He and his colleagues are particularly enthusiastic about the optical sensor technology of the ScopeCheck FB: “We would not have thought the accuracy and speed possible before. That was the final deciding factor in favor of the ScopeCheck. The device can also be programmed quickly and easily - after only a short training period. Measurement and evaluation then run fully automatically.”

ScopeCheck as an important element in the process chain at TPK

Injection molding is a primary forming process in which quality criteria such as shape and position tolerances etc. are much more difficult to maintain than in machining. It requires great manufacturing know-how and a process chain such as the one TPK has developed and continuously optimized in recent years.

At the beginning of this process chain is the 3D CAD model. With this, the designers create an initial virtual mold and an injection molding simulation. On the one hand, the analysis results are used to optimize the article, and on the other, they are used to improve the molding tool. In this way, the plastics engineers try to counteract the difficulties of injection molding - above all the distortions caused by longitudinal and transverse shrinkage.

“As early as the design stage of the injection mold, we have to take into account the flow paths of the plastic, provide for temperature control and cooling channels, and plan the demolding and removal of the part,” explains Ternka. The repeated simulation provides information about the appropriate hot runner system, the optimum injection point, the position of the cooling channels, allowances, crowning, and much more. Only when the injection molding specialists are sure that the mold design fits on the whole do they manufacture the steel mold. At TPK, this is done primarily on modern machine tools, for example by 5-axis milling and eroding.

In simple cases, the dimensional accuracy of complex forming tools is measured directly on the machine tool. Difficult measurements such as that of the position of a contour to the outer edges as well as the position of recesses to a pocket or of turned cores, can be carried out by the toolmakers with the Werth ScopeCheck FB and the combination of optical and tactile sensor technology.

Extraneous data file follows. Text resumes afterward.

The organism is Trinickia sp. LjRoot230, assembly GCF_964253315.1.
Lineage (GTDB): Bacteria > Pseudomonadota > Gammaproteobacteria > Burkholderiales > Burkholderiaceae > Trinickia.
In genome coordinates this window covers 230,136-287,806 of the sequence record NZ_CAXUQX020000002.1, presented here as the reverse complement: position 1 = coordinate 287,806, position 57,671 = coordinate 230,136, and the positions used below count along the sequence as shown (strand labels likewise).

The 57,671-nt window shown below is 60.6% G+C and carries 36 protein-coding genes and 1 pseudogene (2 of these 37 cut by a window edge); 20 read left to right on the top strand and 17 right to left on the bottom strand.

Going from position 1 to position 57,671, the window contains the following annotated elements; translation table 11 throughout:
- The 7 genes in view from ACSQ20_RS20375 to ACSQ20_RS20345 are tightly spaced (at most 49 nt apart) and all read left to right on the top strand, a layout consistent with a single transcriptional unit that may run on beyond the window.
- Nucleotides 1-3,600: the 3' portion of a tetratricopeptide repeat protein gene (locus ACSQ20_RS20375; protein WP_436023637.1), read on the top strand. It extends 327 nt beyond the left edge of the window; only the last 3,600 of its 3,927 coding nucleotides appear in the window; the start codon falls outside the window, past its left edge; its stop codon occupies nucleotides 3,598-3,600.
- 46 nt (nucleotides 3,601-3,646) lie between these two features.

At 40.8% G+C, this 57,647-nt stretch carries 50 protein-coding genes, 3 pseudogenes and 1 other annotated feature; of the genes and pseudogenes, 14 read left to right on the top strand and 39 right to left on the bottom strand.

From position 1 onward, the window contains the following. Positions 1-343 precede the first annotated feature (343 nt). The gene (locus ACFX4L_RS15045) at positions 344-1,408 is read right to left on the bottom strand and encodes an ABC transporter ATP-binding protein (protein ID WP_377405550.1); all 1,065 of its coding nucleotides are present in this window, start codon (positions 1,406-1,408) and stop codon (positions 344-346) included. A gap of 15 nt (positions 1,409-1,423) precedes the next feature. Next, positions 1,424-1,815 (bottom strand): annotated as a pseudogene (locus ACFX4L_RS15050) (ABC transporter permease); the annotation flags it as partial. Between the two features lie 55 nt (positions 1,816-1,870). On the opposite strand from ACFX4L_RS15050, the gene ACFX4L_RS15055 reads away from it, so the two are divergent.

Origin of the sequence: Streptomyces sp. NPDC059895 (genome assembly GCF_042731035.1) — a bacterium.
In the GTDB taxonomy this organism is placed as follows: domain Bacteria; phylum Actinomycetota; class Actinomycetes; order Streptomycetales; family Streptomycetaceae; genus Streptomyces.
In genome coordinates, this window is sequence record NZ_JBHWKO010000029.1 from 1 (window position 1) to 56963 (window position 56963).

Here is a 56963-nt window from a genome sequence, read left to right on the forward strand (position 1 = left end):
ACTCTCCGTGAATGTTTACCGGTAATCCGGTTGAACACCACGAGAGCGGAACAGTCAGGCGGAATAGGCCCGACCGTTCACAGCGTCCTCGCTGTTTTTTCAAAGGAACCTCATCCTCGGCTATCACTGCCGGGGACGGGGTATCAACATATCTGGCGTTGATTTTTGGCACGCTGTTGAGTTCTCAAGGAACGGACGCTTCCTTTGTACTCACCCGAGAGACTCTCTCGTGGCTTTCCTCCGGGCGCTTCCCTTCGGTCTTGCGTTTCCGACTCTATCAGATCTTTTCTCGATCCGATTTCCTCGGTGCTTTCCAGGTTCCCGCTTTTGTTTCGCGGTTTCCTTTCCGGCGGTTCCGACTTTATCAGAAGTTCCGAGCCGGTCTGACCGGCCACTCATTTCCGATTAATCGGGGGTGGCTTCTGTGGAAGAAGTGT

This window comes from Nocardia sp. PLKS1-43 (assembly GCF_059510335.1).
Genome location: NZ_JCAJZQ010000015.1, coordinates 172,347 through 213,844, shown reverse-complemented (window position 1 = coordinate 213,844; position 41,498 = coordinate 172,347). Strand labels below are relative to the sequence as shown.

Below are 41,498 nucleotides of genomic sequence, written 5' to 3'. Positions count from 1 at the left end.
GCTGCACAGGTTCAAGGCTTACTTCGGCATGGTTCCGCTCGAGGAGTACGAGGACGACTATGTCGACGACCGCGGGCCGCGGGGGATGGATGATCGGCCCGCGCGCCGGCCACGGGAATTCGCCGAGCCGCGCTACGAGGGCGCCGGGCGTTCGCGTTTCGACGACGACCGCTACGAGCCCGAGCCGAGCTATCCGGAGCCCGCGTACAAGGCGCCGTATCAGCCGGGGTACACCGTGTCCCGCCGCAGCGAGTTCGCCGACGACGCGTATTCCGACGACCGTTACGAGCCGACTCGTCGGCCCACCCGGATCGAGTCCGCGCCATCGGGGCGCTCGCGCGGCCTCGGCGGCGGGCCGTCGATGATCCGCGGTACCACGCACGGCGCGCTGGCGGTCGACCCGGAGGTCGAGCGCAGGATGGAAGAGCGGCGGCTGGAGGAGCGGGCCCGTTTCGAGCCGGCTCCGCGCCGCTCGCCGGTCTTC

Once the mold is ready, it is sampled on one of the 15 injection molding machines with clamping forces of up to 2,200 kN and further optimized in the mold shop until injection molding and demolding are stable. The TPK designer then creates a measuring program on an injected sample part on the ScopeCheck, which records all the decisive criteria. Based on the results, further changes to the mold are decided. Says Ternka, “At this stage, we are usually talking about corrections in the range of a few tenths to hundredths of a millimeter, which are necessary to maintain very tightly set tolerances. Without the precision of our multi-sensor machine, we would not be able to record such values, or only at great expense.”

Reverse engineering for mold making

As an example of such high-precision reworking, he cites a surface on a medical component that must have a flatness in the range of less than 0.1 mm. If this tolerance cannot be reliably achieved by adjusting the temperature control or other injection molding parameters, TPK goes down the path of minimal mold correction. First, the responsible employee measures the affected area with the Werth CFP chromatic sensor. “With this optical sensor, we are also able to detect flatness on a polyline, a process that was previously very difficult and time-consuming,” says Ternka. “When we run the sensor over the surface, we quickly get a highly accurate statement about the flatness of our article.”